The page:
I recently gave a talk on Persuasive Design to the final year undergrad students on the Digital Marketing course at Manchester Metropolitan University. It was filmed for their course archives by the good people of Connect Wisdom, and made available to everyone else via the wonders of the You and the Tube.
Usability: Designing for Persuasion, Emotion and Trust
The article includes a few observations which echo my own (admittedly anecdotal) experiences of tablet computing:
large screens make users feel uncomfortable about looking at stuff in public – people reading their screen over their shoulders, fear of being judged
a sizeable % of iPad users had wifi-only devices, so contextual “on the go” features were irrelevant as they couldn’t use the device outside of the home
iPads were shared amongst the family, so no one person had them with them at all times or “owned” the device
most iPad usage was while sat on the settee watching the TV – they’re light, quick and easy to use, and have replaced laptops for quick content consumption
I agree with the author’s comment about it “not being about mobile”. If anything, it’s “about touch”, but I’d also add that it’s about screen size, as this is a key differentiator between tablets and smartphones when considering interface and interaction design. Consider the way good iOS apps are universal, but have interfaces optimised for the device, and compare that against the lack of Android apps optimised for tablet when the devices were first launched? The user experience of opening an app on a tablet and seeing a “stretched” version of the smartphone interface is very disappointing.
The numbers quoted around WiFi vs 3G device usage are also interesting, even if they are US-centric and specific to the author’s research group. I think I need to look into GA (or any of the other analytics providers) to see if it can provide that level of granularity. It would certainly help gauge a site’s usage patterns and allow you plan a tablet strategy that fits your own users’ behaviour.
Food for thought when thinking about the desktop > tablet > mobile paradigm, and when thinking about contextual usage patterns.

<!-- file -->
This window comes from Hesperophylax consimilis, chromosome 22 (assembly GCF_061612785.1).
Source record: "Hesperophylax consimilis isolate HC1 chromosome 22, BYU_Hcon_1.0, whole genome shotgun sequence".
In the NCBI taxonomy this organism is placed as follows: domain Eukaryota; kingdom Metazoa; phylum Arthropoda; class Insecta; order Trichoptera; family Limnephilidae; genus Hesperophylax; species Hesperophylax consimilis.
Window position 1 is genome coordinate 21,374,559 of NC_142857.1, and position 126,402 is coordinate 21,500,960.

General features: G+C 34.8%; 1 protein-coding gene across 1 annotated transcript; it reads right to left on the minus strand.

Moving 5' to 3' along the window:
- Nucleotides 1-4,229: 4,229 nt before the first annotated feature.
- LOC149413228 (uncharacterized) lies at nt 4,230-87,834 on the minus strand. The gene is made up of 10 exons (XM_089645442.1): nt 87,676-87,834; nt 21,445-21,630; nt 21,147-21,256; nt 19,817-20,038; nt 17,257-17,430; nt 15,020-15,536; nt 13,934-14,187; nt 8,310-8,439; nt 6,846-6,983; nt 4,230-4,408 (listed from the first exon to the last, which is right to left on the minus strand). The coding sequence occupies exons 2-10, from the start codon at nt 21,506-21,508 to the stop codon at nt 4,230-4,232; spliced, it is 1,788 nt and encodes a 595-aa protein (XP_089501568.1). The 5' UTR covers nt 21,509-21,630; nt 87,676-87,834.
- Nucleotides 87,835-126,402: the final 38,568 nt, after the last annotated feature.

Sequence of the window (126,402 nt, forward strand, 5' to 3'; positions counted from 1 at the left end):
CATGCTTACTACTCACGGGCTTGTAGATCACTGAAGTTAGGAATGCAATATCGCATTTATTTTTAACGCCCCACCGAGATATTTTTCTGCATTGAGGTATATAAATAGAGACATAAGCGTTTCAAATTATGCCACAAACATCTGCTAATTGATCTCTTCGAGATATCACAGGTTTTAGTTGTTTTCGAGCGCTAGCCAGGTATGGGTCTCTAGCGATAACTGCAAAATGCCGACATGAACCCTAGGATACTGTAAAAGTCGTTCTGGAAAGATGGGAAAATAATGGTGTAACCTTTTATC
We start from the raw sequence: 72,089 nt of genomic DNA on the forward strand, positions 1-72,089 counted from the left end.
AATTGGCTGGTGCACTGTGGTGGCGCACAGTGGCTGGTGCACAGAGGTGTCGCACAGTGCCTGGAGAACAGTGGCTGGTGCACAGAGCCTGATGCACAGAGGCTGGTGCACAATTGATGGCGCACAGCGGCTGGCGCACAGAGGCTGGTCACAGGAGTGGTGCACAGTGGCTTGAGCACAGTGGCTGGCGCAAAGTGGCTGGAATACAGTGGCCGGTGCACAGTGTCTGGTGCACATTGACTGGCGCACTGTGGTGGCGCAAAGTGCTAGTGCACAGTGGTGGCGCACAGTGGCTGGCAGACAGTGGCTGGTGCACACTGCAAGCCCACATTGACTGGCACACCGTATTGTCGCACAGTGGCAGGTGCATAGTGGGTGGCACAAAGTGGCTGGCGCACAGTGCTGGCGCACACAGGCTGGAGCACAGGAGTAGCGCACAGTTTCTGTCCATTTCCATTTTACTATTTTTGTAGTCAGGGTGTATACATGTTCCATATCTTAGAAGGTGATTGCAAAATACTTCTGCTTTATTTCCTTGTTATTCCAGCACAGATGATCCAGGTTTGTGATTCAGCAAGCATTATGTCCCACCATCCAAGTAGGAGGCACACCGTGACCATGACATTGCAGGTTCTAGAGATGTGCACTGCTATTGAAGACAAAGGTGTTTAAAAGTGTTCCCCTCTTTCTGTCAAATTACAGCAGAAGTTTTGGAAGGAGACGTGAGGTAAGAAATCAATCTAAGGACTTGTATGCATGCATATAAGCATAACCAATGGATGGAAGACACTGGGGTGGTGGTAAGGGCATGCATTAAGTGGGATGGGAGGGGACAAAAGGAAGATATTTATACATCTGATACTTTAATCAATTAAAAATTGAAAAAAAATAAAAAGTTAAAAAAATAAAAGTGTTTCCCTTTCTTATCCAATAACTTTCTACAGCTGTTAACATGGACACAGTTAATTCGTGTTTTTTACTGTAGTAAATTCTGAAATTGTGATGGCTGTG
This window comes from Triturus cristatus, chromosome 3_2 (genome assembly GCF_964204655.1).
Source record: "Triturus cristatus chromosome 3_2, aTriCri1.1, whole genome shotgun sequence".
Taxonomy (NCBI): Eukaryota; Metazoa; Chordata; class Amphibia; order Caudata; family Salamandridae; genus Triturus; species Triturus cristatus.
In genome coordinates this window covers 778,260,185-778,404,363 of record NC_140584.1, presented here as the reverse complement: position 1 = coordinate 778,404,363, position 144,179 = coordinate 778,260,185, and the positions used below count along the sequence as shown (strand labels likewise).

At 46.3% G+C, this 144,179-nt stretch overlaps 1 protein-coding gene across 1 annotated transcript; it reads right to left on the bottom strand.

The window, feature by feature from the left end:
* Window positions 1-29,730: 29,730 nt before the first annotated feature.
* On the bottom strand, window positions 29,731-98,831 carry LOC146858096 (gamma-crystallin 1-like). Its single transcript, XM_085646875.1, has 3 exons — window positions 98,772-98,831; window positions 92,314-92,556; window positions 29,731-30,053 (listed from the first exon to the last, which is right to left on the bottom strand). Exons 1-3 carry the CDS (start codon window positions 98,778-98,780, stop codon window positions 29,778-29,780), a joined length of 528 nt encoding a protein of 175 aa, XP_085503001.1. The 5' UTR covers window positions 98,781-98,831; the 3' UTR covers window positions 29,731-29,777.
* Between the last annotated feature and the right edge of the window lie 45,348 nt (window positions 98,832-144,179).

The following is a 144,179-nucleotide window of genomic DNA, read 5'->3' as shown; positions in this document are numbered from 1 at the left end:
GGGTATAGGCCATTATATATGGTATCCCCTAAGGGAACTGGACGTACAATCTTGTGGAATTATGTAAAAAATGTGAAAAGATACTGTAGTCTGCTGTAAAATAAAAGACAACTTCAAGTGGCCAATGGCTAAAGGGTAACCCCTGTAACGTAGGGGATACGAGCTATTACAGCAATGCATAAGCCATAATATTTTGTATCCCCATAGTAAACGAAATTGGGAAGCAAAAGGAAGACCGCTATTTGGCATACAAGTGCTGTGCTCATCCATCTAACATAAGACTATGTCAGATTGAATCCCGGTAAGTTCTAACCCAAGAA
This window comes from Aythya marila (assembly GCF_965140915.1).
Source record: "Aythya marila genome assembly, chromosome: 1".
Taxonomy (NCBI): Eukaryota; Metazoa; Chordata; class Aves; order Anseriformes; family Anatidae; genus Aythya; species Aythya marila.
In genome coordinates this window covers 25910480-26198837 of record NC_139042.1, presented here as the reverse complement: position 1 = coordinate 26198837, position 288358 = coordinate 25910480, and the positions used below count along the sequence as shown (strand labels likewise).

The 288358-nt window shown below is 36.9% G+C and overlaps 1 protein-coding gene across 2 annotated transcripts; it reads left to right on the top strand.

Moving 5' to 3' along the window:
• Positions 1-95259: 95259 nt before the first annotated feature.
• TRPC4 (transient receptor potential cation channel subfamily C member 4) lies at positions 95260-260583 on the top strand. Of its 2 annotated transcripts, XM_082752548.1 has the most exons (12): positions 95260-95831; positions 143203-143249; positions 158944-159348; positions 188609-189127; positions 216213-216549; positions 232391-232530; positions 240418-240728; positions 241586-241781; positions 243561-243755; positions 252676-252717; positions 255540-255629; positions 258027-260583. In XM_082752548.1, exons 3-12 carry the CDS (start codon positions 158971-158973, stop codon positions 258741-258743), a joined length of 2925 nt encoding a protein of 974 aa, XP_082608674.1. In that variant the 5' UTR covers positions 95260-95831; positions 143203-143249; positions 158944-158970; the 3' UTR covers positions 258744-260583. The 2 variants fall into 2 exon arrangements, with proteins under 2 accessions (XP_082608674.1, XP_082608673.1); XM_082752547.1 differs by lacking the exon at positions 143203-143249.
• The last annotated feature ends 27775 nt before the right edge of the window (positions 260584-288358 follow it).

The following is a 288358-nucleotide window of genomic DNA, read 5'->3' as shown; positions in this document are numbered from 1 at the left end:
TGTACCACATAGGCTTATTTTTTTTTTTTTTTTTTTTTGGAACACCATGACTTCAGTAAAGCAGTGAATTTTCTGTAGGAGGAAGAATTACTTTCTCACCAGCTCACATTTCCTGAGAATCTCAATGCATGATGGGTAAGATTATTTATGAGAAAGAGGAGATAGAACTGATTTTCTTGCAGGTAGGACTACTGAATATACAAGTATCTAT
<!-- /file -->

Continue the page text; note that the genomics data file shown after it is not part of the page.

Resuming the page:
Definitely one to save to Pocket app for future reference!
This article was original posted on the Amaze Blog, May 20, 2013
For me, one of the most fundamental points she raises is that we tend to map the journey as it relates to us, not to the customer… we tend to map our process and superimpose the customer experience onto that. Her approach flips that on its head.
For me, one of the most obvious scenarios would be when the typical user behaviour is to “pogostick” between say, a product list and a product detail page, and back.
Having a short list means that upon returning to the list page the user can easily work out where they were, and resume their search from the next item. Infinite scrolling doesn’t support this user behaviour very well: when the user clicks the back button, the view of list they are confronted with is likely to be so huge it would be difficult to work out where they were up to, resulting in disorientation and frustration.
Infinite scrolling is a relatively new technique (Twitter and Facebook could be considered pioneers in introducing this a couple of years ago). It’s visual appeal is undeniable, and when used correctly it’s a great tool for surfacing content, but as with any new technology there will always be requests for the feature that are inappropriate, or do not offer the best user experience.
I thought the article was worth keeping in the back pocket as a reminder of when to consider scrolling infinitely, and when not to.
This article was original posted on the Amaze Blog, May 8, 2013